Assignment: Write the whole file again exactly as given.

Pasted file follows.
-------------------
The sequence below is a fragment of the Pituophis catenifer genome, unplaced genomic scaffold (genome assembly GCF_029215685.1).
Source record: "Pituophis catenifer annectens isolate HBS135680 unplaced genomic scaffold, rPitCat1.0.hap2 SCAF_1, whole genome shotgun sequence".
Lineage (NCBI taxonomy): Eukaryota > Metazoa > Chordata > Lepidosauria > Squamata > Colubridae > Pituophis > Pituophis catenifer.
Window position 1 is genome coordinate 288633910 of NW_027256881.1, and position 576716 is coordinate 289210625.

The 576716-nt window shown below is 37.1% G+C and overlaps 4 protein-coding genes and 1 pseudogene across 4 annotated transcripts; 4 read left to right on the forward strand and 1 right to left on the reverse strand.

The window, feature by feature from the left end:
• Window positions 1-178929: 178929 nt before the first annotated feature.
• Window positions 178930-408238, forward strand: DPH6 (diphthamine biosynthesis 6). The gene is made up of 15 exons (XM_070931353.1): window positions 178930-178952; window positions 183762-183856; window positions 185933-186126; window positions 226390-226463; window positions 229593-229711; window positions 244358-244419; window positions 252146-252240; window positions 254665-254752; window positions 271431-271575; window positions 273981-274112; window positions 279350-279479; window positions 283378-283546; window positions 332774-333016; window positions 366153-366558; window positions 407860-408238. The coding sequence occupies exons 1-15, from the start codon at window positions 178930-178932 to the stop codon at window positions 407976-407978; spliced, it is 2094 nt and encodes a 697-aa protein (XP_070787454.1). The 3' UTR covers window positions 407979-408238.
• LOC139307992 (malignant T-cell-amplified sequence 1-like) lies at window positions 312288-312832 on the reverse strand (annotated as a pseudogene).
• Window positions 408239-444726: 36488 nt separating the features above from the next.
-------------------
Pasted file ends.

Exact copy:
The sequence below is a fragment of the Pituophis catenifer genome, unplaced genomic scaffold (genome assembly GCF_029215685.1).
Source record: "Pituophis catenifer annectens isolate HBS135680 unplaced genomic scaffold, rPitCat1.0.hap2 SCAF_1, whole genome shotgun sequence".
Lineage (NCBI taxonomy): Eukaryota > Metazoa > Chordata > Lepidosauria > Squamata > Colubridae > Pituophis > Pituophis catenifer.
Window position 1 is genome coordinate 288633910 of NW_027256881.1, and position 576716 is coordinate 289210625.

The 576716-nt window shown below is 37.1% G+C and overlaps 4 protein-coding genes and 1 pseudogene across 4 annotated transcripts; 4 read left to right on the forward strand and 1 right to left on the reverse strand.

The window, feature by feature from the left end:
• Window positions 1-178929: 178929 nt before the first annotated feature.
• Window positions 178930-408238, forward strand: DPH6 (diphthamine biosynthesis 6). The gene is made up of 15 exons (XM_070931353.1): window positions 178930-178952; window positions 183762-183856; window positions 185933-186126; window positions 226390-226463; window positions 229593-229711; window positions 244358-244419; window positions 252146-252240; window positions 254665-254752; window positions 271431-271575; window positions 273981-274112; window positions 279350-279479; window positions 283378-283546; window positions 332774-333016; window positions 366153-366558; window positions 407860-408238. The coding sequence occupies exons 1-15, from the start codon at window positions 178930-178932 to the stop codon at window positions 407976-407978; spliced, it is 2094 nt and encodes a 697-aa protein (XP_070787454.1). The 3' UTR covers window positions 407979-408238.
• LOC139307992 (malignant T-cell-amplified sequence 1-like) lies at window positions 312288-312832 on the reverse strand (annotated as a pseudogene).
• Window positions 408239-444726: 36488 nt separating the features above from the next.